Old Age May Be the Next Central Bank Crisis Lifting Bonds

Photographer: Chris Ratcliffe/Bloomberg

Europe has the most reason to worry that it faces a fate similar to Japan, which the International Monetary Fund says has the most rapidly aging population in the world and is suffering as a consequence. Close

Europe has the most reason to worry that it faces a fate similar to Japan, which the... Read More

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Photographer: Chris Ratcliffe/Bloomberg

Europe has the most reason to worry that it faces a fate similar to Japan, which the International Monetary Fund says has the most rapidly aging population in the world and is suffering as a consequence.

Central bankers have spent most of the past decade battling short-term challenges from bank crises to recession and their aftermath. They’ll soon need to start worrying again about the long term.

That’s because the graying of the world threatens to undermine the economies and inflation outlooks the policy makers are charged with managing, according to UBS AG economists Andrew Cates and Sophie Constable.

To prove their point, they plotted the 10-year change in dependency ratios, which measure the number of people outside the labor force, against changes in consumption and home prices in more than 60 economies. The result: The retrenchment as workers retire and spend less represents a material brake on economic growth. The U.S., Japan and Germany, the world’s largest industrial economies, are all at risk.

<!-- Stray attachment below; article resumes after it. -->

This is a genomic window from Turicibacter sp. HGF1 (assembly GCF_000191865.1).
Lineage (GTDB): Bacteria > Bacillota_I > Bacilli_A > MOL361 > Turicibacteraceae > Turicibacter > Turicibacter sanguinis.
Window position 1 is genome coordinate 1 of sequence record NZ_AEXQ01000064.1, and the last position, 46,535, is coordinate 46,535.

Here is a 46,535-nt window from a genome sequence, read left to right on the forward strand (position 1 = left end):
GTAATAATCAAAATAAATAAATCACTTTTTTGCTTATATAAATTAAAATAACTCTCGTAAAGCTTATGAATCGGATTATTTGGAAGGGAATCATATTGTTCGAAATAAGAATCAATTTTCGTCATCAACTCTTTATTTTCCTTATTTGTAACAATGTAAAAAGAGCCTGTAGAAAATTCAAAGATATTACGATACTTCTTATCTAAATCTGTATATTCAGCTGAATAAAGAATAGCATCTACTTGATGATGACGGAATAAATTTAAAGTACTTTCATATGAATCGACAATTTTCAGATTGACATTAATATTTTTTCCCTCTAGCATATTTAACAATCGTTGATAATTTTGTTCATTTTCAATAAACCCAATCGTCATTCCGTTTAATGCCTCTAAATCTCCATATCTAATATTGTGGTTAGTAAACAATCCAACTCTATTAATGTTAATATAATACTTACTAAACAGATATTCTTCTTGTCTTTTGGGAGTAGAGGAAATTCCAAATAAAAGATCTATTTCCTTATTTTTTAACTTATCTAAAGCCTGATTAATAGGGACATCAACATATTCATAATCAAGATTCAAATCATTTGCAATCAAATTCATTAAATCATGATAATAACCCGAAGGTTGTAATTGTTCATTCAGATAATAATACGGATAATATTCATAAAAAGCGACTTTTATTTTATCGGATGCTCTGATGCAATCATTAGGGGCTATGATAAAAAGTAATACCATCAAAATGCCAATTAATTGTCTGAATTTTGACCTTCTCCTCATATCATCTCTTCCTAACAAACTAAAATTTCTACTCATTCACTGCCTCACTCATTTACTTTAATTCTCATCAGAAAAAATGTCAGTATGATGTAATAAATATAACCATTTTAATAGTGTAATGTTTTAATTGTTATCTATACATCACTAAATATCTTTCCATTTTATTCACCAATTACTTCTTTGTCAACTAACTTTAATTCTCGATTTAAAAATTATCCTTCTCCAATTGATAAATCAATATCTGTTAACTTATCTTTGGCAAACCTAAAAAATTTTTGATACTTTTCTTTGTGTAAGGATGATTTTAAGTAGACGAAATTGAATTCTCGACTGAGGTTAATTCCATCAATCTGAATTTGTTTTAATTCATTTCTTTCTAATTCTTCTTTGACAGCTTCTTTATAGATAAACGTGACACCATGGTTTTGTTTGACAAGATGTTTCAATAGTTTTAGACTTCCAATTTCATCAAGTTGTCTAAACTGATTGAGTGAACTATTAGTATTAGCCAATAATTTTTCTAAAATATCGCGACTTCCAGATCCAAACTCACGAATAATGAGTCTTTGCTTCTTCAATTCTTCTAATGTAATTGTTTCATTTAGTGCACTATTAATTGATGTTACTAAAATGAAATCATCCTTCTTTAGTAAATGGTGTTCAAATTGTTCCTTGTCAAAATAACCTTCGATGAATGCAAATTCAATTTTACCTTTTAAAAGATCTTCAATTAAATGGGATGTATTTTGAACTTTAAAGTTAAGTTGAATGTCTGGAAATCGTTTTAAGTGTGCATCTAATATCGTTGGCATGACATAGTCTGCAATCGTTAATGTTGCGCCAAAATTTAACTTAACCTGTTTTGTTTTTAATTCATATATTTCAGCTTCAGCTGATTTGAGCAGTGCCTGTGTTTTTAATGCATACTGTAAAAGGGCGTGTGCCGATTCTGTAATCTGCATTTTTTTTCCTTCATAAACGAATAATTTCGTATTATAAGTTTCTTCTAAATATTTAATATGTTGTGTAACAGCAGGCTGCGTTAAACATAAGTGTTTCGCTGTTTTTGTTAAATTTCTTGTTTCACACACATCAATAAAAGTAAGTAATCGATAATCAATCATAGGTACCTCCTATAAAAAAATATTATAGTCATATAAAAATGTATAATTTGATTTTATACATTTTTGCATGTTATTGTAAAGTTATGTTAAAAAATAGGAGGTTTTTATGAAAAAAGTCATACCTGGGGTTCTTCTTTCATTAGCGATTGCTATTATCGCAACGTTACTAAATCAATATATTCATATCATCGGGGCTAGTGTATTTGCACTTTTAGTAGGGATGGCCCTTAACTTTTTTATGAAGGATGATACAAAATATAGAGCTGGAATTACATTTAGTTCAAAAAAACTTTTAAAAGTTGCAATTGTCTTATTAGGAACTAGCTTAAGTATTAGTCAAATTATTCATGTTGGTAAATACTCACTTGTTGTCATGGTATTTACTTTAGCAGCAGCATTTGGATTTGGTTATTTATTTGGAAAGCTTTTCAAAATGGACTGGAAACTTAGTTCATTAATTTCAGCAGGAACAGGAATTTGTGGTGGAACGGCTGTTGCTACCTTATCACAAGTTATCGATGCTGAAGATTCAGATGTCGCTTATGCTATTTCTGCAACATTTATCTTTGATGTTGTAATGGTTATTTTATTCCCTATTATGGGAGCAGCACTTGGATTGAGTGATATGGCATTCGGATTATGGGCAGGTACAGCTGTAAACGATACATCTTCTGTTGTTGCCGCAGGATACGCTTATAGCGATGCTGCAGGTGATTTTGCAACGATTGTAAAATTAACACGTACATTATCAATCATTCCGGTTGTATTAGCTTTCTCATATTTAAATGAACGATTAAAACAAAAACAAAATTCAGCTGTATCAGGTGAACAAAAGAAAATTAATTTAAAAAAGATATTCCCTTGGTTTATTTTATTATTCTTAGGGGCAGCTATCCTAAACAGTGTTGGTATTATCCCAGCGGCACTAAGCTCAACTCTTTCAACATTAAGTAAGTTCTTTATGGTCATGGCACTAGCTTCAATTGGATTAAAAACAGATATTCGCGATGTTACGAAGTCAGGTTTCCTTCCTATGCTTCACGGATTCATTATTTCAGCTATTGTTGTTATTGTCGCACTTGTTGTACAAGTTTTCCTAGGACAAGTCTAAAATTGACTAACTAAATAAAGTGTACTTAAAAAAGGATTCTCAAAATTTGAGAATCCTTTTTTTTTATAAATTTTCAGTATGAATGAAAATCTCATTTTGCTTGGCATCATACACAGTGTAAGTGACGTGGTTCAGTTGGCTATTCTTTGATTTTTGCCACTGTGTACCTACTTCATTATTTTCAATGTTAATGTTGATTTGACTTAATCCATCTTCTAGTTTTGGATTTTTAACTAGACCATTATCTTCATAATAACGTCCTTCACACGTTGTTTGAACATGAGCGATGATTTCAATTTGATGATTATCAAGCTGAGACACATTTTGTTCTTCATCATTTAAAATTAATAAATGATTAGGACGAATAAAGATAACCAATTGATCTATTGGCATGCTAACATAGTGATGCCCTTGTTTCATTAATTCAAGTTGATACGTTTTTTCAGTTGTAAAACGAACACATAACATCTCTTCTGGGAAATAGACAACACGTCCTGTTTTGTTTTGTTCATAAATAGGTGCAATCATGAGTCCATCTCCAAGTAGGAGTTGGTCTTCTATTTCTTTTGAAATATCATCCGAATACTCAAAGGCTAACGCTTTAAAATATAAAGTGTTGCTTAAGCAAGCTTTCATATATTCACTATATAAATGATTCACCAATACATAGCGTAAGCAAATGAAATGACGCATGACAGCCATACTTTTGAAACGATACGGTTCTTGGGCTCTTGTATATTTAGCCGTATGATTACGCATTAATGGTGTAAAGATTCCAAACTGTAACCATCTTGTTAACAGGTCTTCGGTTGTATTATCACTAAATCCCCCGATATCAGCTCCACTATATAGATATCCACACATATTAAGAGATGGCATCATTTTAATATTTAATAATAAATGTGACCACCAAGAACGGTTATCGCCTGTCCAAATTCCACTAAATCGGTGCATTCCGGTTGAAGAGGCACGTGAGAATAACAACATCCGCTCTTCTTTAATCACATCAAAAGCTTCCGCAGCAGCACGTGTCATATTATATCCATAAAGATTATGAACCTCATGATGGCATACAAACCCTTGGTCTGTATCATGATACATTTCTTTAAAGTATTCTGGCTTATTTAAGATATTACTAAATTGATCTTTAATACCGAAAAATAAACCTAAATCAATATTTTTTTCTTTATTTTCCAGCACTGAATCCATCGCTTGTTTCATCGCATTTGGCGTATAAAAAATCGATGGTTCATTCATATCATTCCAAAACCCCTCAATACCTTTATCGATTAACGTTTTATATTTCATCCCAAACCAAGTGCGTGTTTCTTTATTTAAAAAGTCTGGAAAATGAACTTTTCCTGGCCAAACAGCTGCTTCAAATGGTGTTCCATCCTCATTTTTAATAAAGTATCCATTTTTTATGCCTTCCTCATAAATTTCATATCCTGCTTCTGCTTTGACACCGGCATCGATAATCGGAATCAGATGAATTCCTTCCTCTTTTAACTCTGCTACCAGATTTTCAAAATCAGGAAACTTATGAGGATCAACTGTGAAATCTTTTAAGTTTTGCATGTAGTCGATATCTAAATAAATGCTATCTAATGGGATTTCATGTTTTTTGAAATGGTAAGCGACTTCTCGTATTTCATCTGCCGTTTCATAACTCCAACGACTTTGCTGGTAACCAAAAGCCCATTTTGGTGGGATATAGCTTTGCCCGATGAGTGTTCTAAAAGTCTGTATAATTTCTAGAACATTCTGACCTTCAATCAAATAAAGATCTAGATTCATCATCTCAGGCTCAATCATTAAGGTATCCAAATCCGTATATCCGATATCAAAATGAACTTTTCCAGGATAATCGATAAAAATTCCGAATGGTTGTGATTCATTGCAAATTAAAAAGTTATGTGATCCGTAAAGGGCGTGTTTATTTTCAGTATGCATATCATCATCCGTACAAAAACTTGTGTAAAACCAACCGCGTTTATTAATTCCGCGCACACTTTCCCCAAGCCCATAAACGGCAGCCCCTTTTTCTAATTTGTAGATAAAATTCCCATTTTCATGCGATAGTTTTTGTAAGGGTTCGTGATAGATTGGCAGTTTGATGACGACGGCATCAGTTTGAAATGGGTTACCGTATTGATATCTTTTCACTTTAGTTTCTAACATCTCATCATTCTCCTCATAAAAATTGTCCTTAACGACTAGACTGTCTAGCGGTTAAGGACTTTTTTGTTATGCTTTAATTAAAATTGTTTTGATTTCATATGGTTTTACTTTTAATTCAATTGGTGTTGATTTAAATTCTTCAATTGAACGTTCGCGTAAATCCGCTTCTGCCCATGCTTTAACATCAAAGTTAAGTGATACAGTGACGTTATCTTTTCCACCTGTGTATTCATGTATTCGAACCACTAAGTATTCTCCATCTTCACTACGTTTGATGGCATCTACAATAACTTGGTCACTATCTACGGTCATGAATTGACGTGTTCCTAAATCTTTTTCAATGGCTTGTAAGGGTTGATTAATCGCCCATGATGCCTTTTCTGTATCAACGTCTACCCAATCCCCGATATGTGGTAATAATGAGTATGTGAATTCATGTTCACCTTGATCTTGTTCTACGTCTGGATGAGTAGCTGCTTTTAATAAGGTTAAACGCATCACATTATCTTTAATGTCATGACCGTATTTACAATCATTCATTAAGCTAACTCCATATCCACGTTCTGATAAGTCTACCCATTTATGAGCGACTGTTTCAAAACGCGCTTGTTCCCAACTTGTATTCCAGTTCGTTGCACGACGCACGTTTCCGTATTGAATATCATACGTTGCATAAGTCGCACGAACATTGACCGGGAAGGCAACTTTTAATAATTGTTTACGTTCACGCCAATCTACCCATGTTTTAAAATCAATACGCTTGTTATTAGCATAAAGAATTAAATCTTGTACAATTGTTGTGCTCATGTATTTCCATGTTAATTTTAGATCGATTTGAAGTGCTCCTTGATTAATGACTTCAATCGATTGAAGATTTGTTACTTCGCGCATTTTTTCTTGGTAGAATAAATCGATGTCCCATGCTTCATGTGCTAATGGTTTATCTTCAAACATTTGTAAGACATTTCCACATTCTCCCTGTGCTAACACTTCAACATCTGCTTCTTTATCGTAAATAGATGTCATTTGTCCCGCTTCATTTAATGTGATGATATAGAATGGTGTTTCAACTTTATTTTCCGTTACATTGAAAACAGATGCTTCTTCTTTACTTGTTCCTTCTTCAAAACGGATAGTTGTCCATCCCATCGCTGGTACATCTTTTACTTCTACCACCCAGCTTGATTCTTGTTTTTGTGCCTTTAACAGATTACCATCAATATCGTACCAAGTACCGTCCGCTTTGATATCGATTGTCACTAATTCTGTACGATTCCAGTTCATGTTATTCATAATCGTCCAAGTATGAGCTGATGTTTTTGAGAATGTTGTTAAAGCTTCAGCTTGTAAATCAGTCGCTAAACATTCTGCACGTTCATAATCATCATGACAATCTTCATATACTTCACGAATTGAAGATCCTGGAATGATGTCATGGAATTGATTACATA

Most central banks will “arguably need to err on the loose side of the ledger for arguably longer than many realize simply in order to fend off the disinflationary thrust from aging populations,” London-based Cates and Constable concluded in an Aug. 21 report.

“With new technologies presently invoking a disinflationary threat to the price of many other goods and services and likely to continue doing so, this conclusion concerning policy clearly carries even more force.”

To John D. Herrmann, director of U.S. rate strategy at Mitsubishi UFJ Securities USA Inc., Europe has the most reason to worry that it faces a fate similar to Japan, which the International Monetary Fund says has the most rapidly aging population in the world and is suffering as a consequence.

He reckons the 10-year German bund yield could even fall beneath 0.70 percent as that risk materializes.

“At some point, policy makers in Europe, Japan and America have to address the need for a modern approach to embolden private risk taking, innovation and economic and employment growth,” said Herrmann. “Until that time, sovereign debt ‘risk free’ yields are likely to stay lower than otherwise.”

To contact the reporter on this story: Simon Kennedy in London at skennedy4@bloomberg.net

To contact the editors responsible for this story: James Hertling at jhertling@bloomberg.net Zoe Schneeweiss

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